Jason Bay is owned in 32% of Yahoo leagues. Those 32% must not be Mets fans.
If you’ve been watching Bay in the blue and orange, there hasn’t been much to like for two years now. Well, his strikeout and walk rates have held steady so far, but it’s the power that disappeared and never came back, and it was the power that put all those zeroes on his last contract. Maybe that home run derby appearance was a harbinger — since his last year with the Red Sox, Bay has hit fewer fly balls and more ground balls every year. And his isolated power has come down from his peak to his nadir accordingly.
So he’s hitting more ground balls, which is not conducive to power, but that’s not all. The fly balls he is hitting are not going as far. Courtesy baseballheatmaps.com:
See how there’s a general decline in batted ball distance off of a 2008 peak? He’s not muscling them as far as he used to. And it’s not because he’s not trying hard. In fact, he’s pulling the ball more, which might be a nod towards his flagging boom stick.
Pulling the ball more to worse power results is a toxic combo. What’s strange is that he showed one of his better years to the pull field last year — probably because he was looking to pull the ball more — but it was his production to the rest of the field that suffered the most. His work was 62% better than league average to the pull field last year (187 career wRC+), but he had his worst production to center field of his career (115 wRC+ in 2011, 178 wRC+ career). His opposite-field power also hit a career-worst (50 wRC+), but he’s been below 100 in that category for six years now and was never that good to begin with (105 wRC+ career).
While we’re here in the splits page, we might also mention that, after two years of performing well in high-leverage situations in Boston (151 and 185 wRC+ respectively), Bay has stunk in late-and-close situations in New York (37 and 98 wRC+ the last two years). This should help us see a little bit of the noise around any signal — some of it is luck. If you look at his pull- and center-field power, you can see that the recent variations are within his personal error bars.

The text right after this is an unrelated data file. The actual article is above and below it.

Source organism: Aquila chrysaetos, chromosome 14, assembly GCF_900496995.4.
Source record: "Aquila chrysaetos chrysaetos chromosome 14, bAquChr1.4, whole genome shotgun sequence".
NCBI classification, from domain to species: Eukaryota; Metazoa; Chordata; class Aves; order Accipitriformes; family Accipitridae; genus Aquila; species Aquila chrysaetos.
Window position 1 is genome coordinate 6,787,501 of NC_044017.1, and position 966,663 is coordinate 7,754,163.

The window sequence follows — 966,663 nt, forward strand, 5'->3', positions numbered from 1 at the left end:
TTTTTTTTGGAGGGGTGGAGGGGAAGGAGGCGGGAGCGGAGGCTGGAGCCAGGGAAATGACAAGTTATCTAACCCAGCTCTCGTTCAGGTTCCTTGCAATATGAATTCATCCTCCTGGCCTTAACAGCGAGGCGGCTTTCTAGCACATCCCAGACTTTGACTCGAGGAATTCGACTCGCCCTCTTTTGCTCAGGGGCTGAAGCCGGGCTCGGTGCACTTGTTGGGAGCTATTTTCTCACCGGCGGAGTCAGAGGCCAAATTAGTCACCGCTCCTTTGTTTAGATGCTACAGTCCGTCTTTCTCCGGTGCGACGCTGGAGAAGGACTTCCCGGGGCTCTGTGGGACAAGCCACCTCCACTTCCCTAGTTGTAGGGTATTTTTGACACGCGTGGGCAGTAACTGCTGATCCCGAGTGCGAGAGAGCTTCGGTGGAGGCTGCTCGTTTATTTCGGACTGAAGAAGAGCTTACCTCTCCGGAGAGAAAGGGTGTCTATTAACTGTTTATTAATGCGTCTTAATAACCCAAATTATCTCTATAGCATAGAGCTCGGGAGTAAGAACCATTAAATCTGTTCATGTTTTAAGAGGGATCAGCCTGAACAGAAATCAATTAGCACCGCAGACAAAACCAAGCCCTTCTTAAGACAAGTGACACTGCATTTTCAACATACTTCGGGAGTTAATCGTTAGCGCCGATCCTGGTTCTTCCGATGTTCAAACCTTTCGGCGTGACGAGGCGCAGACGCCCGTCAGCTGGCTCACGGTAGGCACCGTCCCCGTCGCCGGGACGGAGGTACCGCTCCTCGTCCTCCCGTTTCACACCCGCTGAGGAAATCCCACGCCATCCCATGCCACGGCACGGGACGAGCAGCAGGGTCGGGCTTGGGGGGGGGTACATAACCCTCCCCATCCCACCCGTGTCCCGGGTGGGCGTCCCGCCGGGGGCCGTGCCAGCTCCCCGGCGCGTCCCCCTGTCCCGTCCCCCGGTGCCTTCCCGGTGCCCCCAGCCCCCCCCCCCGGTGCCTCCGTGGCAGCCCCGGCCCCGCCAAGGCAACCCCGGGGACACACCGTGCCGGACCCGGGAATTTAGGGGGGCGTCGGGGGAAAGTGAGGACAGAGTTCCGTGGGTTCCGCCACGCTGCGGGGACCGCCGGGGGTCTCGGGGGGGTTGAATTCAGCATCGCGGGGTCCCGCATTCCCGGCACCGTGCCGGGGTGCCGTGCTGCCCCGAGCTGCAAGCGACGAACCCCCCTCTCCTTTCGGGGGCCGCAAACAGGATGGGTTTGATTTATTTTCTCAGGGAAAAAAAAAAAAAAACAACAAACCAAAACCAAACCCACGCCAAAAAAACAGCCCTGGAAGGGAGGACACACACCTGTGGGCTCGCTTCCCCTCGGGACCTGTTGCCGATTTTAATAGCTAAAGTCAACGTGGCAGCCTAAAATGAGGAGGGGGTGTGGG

But it’s safe to say that Bay’s lost his opposite-field prowess. And seeing such a degradation in oppo power, it might make sense to pull more. But to pull more and still see below-league-average power from a corner outfield spot (without adding speed or defense) — that’s not good.
Maybe that’s why the recent reports have indicated that the Mets front office is willing to give Bay ‘six or seven weeks‘ before they’ll start considering other options at the position.
A platoon would be disastrous to the righty Bay’s fantasy value, but he’s always been better against lefties and was 56% better than league average against southpaws overall last year. It might make sense to find him a caddy. Primary outfield backup Scott Hairston is a righty, so if it ends up being a platoon, he’s not a natural fit.
“Captain” Kirk Nieuwenhuis is the name floated by the New York Post, but the lefty-swinging athletic outfielder has to show something in his third stint at Triple-A before he can be considered for a regular role in the bigs — the ability to make consistent contact. Nieuwenhuis has struck out 29.3% and 26.7% of the time during his last two stints at the level. ZiPs ‘likes’ him for a .238/.304/.398 line overall (with decent power and speed), but given some of his Minor League splits, it’s possible that platooning him would produce a better-looking slash line. And he’d have the bigger share of the playing time, considering the league is about 3/4 right-handed.
There aren’t any other Major-League ready outfield prospects that would work in tandem with Jason Bay, though, so expect the Mets front office to take as much time as they can making this decision, especially if Nieuwenhuis has trouble making contact in the early season. But if the Captain is raking, and Bay adds another month-plus to his two-year sample of suckitude, change is going to come.